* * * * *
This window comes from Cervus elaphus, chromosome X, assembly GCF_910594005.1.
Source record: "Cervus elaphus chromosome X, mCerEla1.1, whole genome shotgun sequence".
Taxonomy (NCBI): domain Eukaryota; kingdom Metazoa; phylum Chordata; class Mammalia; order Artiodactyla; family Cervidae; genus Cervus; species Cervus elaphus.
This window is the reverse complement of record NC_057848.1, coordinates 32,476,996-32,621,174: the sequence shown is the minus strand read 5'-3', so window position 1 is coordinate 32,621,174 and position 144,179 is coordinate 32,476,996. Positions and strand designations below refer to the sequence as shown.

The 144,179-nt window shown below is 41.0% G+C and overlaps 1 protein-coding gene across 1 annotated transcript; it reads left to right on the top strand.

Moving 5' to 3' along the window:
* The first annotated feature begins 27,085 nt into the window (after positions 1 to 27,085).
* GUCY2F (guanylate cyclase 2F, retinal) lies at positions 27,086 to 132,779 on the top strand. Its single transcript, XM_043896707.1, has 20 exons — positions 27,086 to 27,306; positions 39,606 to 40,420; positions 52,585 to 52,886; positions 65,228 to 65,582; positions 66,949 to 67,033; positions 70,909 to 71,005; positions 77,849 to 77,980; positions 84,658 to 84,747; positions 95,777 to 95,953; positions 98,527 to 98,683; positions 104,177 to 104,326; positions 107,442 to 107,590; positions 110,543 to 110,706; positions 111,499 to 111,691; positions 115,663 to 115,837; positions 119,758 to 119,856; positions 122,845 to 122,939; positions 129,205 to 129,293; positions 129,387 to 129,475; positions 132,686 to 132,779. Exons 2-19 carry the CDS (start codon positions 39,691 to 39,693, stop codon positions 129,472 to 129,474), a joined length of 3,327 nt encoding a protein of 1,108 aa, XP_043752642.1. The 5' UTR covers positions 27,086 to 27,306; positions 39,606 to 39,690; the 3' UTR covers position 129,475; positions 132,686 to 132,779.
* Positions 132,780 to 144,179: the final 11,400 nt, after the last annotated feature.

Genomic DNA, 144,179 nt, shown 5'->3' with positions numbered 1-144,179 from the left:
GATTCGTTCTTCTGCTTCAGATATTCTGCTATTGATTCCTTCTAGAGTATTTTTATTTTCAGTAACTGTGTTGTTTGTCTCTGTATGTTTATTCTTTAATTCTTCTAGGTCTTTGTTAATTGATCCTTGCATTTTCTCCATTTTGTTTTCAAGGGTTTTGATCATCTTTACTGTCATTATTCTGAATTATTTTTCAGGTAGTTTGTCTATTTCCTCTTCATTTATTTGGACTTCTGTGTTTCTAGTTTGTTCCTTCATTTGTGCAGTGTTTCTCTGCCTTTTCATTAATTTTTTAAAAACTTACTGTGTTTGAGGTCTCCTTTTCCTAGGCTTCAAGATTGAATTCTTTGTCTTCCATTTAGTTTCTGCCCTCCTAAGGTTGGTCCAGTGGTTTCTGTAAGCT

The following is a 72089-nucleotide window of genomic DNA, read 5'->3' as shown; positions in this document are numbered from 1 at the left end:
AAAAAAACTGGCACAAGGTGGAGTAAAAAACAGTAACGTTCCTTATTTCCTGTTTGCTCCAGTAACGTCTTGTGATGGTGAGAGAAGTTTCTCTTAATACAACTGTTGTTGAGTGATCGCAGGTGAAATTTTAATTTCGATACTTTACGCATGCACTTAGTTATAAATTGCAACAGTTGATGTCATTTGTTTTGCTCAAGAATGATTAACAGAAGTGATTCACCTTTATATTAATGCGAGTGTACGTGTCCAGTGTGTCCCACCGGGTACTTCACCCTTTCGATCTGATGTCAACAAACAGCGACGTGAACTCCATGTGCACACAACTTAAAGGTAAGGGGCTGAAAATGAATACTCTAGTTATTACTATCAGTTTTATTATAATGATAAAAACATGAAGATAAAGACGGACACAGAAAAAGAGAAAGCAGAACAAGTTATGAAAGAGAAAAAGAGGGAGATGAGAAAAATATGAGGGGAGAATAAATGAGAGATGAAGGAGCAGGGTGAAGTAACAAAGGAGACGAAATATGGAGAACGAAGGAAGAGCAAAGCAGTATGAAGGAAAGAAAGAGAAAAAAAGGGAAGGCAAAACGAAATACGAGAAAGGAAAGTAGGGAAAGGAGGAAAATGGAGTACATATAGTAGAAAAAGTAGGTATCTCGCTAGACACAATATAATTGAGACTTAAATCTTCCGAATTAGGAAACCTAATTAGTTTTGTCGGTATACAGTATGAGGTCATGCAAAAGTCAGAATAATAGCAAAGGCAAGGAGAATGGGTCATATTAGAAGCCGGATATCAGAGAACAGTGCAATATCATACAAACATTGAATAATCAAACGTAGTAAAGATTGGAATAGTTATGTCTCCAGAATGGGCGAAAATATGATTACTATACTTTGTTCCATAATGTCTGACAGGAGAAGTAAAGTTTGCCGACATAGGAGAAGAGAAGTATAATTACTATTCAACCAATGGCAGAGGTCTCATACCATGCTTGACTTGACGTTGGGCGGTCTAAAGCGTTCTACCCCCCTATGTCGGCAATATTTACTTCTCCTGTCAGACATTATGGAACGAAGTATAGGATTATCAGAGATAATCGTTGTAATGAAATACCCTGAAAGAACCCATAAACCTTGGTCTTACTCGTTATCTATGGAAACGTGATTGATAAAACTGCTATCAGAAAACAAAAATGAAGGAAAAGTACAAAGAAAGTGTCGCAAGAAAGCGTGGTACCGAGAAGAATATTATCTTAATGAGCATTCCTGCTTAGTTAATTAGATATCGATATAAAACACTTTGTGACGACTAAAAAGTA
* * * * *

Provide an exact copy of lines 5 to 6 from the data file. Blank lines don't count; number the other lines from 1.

The 144,179-nt window shown below is 41.0% G+C and overlaps 1 protein-coding gene across 1 annotated transcript; it reads left to right on the top strand.

Moving 5' to 3' along the window: